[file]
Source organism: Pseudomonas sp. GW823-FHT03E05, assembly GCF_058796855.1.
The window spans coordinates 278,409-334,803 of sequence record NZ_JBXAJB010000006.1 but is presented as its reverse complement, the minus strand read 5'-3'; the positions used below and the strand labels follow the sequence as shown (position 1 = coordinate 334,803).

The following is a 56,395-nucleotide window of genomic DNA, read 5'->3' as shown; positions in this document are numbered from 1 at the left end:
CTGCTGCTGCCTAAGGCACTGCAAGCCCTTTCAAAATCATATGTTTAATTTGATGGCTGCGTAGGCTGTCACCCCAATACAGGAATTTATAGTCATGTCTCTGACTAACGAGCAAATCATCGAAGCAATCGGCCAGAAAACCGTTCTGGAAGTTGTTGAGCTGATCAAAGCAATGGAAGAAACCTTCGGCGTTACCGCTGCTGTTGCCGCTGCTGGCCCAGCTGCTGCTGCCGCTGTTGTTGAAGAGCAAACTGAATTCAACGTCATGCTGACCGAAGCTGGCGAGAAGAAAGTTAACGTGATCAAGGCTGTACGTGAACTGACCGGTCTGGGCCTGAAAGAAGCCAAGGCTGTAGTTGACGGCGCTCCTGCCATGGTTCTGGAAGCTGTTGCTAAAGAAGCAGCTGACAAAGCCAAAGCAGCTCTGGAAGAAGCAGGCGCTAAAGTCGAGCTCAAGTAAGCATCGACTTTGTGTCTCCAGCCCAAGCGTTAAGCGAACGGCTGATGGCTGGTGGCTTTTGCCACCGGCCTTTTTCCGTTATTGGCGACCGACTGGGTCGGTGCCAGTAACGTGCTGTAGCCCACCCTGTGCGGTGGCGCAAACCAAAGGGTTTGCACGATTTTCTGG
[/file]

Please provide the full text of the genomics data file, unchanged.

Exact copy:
Source organism: Pseudomonas sp. GW823-FHT03E05, assembly GCF_058796855.1.
The window spans coordinates 278,409-334,803 of sequence record NZ_JBXAJB010000006.1 but is presented as its reverse complement, the minus strand read 5'-3'; the positions used below and the strand labels follow the sequence as shown (position 1 = coordinate 334,803).

The following is a 56,395-nucleotide window of genomic DNA, read 5'->3' as shown; positions in this document are numbered from 1 at the left end:
CTGCTGCTGCCTAAGGCACTGCAAGCCCTTTCAAAATCATATGTTTAATTTGATGGCTGCGTAGGCTGTCACCCCAATACAGGAATTTATAGTCATGTCTCTGACTAACGAGCAAATCATCGAAGCAATCGGCCAGAAAACCGTTCTGGAAGTTGTTGAGCTGATCAAAGCAATGGAAGAAACCTTCGGCGTTACCGCTGCTGTTGCCGCTGCTGGCCCAGCTGCTGCTGCCGCTGTTGTTGAAGAGCAAACTGAATTCAACGTCATGCTGACCGAAGCTGGCGAGAAGAAAGTTAACGTGATCAAGGCTGTACGTGAACTGACCGGTCTGGGCCTGAAAGAAGCCAAGGCTGTAGTTGACGGCGCTCCTGCCATGGTTCTGGAAGCTGTTGCTAAAGAAGCAGCTGACAAAGCCAAAGCAGCTCTGGAAGAAGCAGGCGCTAAAGTCGAGCTCAAGTAAGCATCGACTTTGTGTCTCCAGCCCAAGCGTTAAGCGAACGGCTGATGGCTGGTGGCTTTTGCCACCGGCCTTTTTCCGTTATTGGCGACCGACTGGGTCGGTGCCAGTAACGTGCTGTAGCCCACCCTGTGCGGTGGCGCAAACCAAAGGGTTTGCACGATTTTCTGG